If you are being treated unfairly at work, and if you’re sure that it’s because of your race, gender, or national origin, then it’s urgent that you learn about harassment, and what the law has to say about such behavior. Without developing such an understanding, you may find yourself pitched against a work culture that could hurt your career and health.
For instance, in March 2020, Porous Materials Inc. was slapped with fines of $93,000 to settle a lawsuit for harassing employees because of their race, gender, and national origin. The owner and manager of Porous Materials were also charged for retaliating against workers who complained against the behavior. They were found guilty of using racial slurs, crude racist remarks, and being abusive towards women and foreign-born employees.
As per the EEOC, the lawsuit succeeded only because of the workers who chose to come forward.
Thus, becoming aware of your rights under anti-discrimination laws is extremely important. These laws cover all industries across the US, including government services and private businesses as well.
What is harassment in the workplace, and why you need to know about it?
In this post, we’ll look at the problem of harassment in the workplace, and share a few tips on how you can address such behavior and respond to an incident at your workplace.
What is Harassment?
The law considers direct and indirect behavior against a person that hurts their right to have a safe workplace as harassment. Such behavior is illegal under Federal and State laws.
Whether you’re experiencing a hostile work environment or being forced into a quid pro quo, you can report the behavior. This includes, behavior that’s physical, verbal, or via emails and text messages. Federal and state laws protect workers from harassment that is pervasive or severe enough and is based on a protected trait of the victim.
Federally protected traits include sex, race, color, national origin, genetic information, age, religion and disability. Pregnancy, sexual orientation and gender identity also fall under protected traits.
If the hardship that you’re being subjected to at work is based upon a trait that’s protected by the law, then your employer is bound to address the issue. You can report the behavior to your supervisors, managers and employers. Otherwise, you can file a charge with the EEOC and file a suit in the court against the perpetrator. The law allows you to sue your employer as well, if they fail to act on your complaint.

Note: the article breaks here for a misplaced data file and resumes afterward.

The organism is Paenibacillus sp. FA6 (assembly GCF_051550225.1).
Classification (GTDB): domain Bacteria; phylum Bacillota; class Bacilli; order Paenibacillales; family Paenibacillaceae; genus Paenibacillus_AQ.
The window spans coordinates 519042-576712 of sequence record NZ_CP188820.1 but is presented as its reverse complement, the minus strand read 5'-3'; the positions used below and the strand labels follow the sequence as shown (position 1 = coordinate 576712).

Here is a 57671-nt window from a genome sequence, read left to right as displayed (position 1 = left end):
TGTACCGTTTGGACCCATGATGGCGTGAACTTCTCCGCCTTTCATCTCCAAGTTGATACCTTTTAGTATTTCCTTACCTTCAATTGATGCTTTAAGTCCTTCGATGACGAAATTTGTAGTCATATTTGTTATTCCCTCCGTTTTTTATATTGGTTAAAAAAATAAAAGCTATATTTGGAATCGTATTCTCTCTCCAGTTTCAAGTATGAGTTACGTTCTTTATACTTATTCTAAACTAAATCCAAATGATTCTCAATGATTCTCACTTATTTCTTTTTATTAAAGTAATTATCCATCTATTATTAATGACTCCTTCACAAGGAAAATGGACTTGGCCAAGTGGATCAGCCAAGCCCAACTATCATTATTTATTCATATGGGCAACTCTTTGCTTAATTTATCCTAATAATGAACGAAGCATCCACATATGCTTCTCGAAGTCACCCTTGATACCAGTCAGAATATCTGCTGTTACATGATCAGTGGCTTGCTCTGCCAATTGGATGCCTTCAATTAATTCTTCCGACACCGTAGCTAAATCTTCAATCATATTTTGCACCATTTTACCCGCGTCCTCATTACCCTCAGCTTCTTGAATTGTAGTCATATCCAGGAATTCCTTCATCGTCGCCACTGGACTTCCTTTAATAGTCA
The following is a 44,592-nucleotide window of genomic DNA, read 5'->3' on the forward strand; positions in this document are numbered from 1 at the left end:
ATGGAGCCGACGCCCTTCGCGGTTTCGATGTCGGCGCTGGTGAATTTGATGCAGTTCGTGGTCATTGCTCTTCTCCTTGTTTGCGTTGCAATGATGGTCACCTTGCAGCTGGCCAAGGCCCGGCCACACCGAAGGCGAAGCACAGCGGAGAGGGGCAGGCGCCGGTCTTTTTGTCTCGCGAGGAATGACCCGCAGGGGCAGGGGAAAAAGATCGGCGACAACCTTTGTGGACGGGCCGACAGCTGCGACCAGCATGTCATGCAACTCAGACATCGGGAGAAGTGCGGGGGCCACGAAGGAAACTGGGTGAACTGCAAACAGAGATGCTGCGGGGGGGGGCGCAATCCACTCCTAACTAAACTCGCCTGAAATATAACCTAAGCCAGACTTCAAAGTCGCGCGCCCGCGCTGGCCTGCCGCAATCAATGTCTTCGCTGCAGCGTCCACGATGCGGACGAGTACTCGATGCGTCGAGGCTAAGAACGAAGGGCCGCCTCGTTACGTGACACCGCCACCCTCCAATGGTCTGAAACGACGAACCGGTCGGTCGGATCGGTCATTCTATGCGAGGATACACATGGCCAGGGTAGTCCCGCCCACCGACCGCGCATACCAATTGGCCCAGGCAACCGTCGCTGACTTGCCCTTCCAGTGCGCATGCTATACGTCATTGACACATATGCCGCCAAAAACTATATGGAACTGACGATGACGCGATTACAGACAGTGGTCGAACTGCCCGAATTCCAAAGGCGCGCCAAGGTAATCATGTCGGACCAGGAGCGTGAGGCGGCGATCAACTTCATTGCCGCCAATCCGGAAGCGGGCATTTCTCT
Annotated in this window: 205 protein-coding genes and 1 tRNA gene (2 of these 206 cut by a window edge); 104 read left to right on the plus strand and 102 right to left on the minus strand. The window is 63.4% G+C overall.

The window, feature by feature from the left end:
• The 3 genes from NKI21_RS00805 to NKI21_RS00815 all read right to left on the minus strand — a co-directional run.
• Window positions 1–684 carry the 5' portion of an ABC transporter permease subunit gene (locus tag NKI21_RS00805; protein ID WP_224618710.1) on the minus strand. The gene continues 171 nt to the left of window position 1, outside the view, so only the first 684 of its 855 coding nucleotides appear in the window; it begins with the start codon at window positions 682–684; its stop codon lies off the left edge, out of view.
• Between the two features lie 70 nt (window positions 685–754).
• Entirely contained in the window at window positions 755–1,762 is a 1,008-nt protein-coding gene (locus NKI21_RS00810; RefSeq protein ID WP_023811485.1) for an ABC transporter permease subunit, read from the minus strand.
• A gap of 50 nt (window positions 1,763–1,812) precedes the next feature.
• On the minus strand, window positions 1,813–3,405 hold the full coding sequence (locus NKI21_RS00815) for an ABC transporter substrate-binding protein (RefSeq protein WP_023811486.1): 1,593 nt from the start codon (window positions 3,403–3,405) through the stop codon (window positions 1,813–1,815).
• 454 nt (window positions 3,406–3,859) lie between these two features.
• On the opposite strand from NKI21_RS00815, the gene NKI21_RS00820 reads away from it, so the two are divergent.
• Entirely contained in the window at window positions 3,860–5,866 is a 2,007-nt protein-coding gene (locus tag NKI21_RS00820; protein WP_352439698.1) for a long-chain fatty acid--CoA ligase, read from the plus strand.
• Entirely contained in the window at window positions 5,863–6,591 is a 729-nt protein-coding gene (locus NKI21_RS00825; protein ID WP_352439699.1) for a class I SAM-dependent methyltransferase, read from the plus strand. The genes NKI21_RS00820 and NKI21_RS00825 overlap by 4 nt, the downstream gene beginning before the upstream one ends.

Why is knowing about harassment important?
Title VII of the Civil Rights Act deems harassment as unlawful. To be precise, any behavior that’s unwelcome and targets a protected trait of the victim, is illegal under the law.
Unfortunately, a lot of workers tolerate harassing behavior, mostly because they are unaware that their employers have a legal duty to protect them from such behavior. Under the law, it’s an employer’s duty to protect workers from harassment. An employer can be held accountable for failing to act, if they had the knowledge of the behavior. In addition, employers are directly liable for harassing behavior by supervisors.
Another important point is the damage caused by harassment. For instance, businesses have lost about $700 million to such behavior. As per the studies, harassment can cost as much as $22,500 per employee. Additionally, it destroys market reputation, and leads to employee absenteeism and turnover as well.
From a worker’s perspective, harassment can cause physiological and psychological harm. And, it hurts the career advancement of all employees, the victim and bystanders as well.
For instance, as per the records of a harassment case settled last year by the fourth circuit court, workplace harassment forced the plaintiff to leave the job. Moreover, the unwelcome behavior resulted in severe health problems, including heart issues. In the end, the employer paid $100,000 in damages to settle the suit.
Another similar example includes, a race discrimination suit against AA foundries, San Antonio. The EEOC lawsuit charged them with creating a racially hostile work environment. The victims received $200,000 as a result of the lawsuit.
In a similar case, another victim received $1.25 million for her harassment claim in 2019.
In a nutshell, employers are liable for harassment in the workplace. It’s their duty to create a harassment-free workplace for you. Once, an employer is aware of an incident, they are bound to act. Along with this, your employers are directly liable for harassing behavior by supervisors. In other works, if the perpetrator is a supervisor, then your employer becomes accountable for the behavior, automatically.
With this in mind, we recommend that you go through the harassment training provided by your employer. Firstly, the training would help you tackle the threatening behavior. Secondly, it would help you figure out if the behavior is illegal under the law.
Thirdly, you’d become aware of your company’s anti-harassment policy. And lastly, you’d learn about the grievance procedure put in place by your employer.
Altogether, it’s beneficial to educate yourself about harassment before you decide to quit because of such severe behavior. As we have pointed out earlier, the EEOC is put in place to protect the right of workers to have a safe workplace. Similar state agencies are there as well.